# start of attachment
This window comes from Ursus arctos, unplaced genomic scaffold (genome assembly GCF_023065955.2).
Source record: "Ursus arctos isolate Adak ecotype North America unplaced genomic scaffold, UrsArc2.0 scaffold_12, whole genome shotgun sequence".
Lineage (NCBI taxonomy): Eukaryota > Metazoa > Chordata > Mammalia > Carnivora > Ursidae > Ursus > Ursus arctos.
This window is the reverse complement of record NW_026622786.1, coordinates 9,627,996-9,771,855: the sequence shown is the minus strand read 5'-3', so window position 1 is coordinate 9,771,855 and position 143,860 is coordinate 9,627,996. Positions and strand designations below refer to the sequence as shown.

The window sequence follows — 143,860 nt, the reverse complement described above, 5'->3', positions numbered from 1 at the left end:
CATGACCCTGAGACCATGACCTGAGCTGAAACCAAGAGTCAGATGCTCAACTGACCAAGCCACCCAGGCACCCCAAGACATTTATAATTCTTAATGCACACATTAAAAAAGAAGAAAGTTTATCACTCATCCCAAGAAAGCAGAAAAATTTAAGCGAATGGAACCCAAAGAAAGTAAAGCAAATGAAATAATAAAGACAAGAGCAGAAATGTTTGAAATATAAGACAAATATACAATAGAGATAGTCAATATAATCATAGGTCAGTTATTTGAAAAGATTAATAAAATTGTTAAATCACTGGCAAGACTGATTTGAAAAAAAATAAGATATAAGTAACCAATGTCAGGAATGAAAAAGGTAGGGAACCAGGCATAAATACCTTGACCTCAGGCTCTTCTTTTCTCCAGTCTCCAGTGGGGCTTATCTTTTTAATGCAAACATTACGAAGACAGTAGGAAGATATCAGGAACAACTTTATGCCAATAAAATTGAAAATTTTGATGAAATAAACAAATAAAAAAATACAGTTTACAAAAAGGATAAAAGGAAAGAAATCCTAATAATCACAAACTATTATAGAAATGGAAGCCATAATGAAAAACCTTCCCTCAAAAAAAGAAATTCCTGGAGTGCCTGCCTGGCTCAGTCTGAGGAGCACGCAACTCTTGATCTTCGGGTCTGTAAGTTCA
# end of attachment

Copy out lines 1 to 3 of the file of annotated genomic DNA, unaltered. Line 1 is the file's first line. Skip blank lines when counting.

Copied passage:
This window comes from Ursus arctos, unplaced genomic scaffold (genome assembly GCF_023065955.2).
Source record: "Ursus arctos isolate Adak ecotype North America unplaced genomic scaffold, UrsArc2.0 scaffold_12, whole genome shotgun sequence".
Lineage (NCBI taxonomy): Eukaryota > Metazoa > Chordata > Mammalia > Carnivora > Ursidae > Ursus > Ursus arctos.